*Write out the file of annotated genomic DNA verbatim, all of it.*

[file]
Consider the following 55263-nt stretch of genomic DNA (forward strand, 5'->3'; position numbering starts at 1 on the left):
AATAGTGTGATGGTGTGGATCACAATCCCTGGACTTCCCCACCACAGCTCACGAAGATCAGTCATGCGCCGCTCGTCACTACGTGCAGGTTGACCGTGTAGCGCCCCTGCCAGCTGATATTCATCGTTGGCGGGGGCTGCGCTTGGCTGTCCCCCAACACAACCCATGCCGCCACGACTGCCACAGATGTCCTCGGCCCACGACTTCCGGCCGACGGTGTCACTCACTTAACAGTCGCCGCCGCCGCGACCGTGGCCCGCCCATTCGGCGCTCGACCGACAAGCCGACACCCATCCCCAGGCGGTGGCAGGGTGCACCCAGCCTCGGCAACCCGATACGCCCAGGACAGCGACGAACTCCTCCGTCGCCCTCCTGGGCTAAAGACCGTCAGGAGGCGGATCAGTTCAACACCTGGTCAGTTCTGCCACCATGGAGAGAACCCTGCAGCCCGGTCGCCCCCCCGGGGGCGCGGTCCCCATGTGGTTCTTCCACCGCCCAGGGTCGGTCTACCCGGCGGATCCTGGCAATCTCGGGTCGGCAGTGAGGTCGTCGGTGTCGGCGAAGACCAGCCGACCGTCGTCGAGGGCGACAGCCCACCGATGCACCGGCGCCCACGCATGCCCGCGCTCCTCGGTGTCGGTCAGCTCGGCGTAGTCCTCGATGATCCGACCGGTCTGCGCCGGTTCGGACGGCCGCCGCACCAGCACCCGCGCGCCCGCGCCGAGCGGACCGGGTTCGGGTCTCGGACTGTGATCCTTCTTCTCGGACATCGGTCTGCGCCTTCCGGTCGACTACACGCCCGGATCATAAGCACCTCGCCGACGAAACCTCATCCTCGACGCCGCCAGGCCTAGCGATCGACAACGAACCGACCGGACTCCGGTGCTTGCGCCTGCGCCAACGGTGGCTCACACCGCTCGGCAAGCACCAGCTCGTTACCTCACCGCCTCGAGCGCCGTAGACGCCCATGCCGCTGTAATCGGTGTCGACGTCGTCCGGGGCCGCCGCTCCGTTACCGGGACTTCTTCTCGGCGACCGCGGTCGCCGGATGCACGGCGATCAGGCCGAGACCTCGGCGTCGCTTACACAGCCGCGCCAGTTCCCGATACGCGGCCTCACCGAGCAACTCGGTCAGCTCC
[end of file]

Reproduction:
Consider the following 55263-nt stretch of genomic DNA (forward strand, 5'->3'; position numbering starts at 1 on the left):
AATAGTGTGATGGTGTGGATCACAATCCCTGGACTTCCCCACCACAGCTCACGAAGATCAGTCATGCGCCGCTCGTCACTACGTGCAGGTTGACCGTGTAGCGCCCCTGCCAGCTGATATTCATCGTTGGCGGGGGCTGCGCTTGGCTGTCCCCCAACACAACCCATGCCGCCACGACTGCCACAGATGTCCTCGGCCCACGACTTCCGGCCGACGGTGTCACTCACTTAACAGTCGCCGCCGCCGCGACCGTGGCCCGCCCATTCGGCGCTCGACCGACAAGCCGACACCCATCCCCAGGCGGTGGCAGGGTGCACCCAGCCTCGGCAACCCGATACGCCCAGGACAGCGACGAACTCCTCCGTCGCCCTCCTGGGCTAAAGACCGTCAGGAGGCGGATCAGTTCAACACCTGGTCAGTTCTGCCACCATGGAGAGAACCCTGCAGCCCGGTCGCCCCCCCGGGGGCGCGGTCCCCATGTGGTTCTTCCACCGCCCAGGGTCGGTCTACCCGGCGGATCCTGGCAATCTCGGGTCGGCAGTGAGGTCGTCGGTGTCGGCGAAGACCAGCCGACCGTCGTCGAGGGCGACAGCCCACCGATGCACCGGCGCCCACGCATGCCCGCGCTCCTCGGTGTCGGTCAGCTCGGCGTAGTCCTCGATGATCCGACCGGTCTGCGCCGGTTCGGACGGCCGCCGCACCAGCACCCGCGCGCCCGCGCCGAGCGGACCGGGTTCGGGTCTCGGACTGTGATCCTTCTTCTCGGACATCGGTCTGCGCCTTCCGGTCGACTACACGCCCGGATCATAAGCACCTCGCCGACGAAACCTCATCCTCGACGCCGCCAGGCCTAGCGATCGACAACGAACCGACCGGACTCCGGTGCTTGCGCCTGCGCCAACGGTGGCTCACACCGCTCGGCAAGCACCAGCTCGTTACCTCACCGCCTCGAGCGCCGTAGACGCCCATGCCGCTGTAATCGGTGTCGACGTCGTCCGGGGCCGCCGCTCCGTTACCGGGACTTCTTCTCGGCGACCGCGGTCGCCGGATGCACGGCGATCAGGCCGAGACCTCGGCGTCGCTTACACAGCCGCGCCAGTTCCCGATACGCGGCCTCACCGAGCAACTCGGTCAGCTCC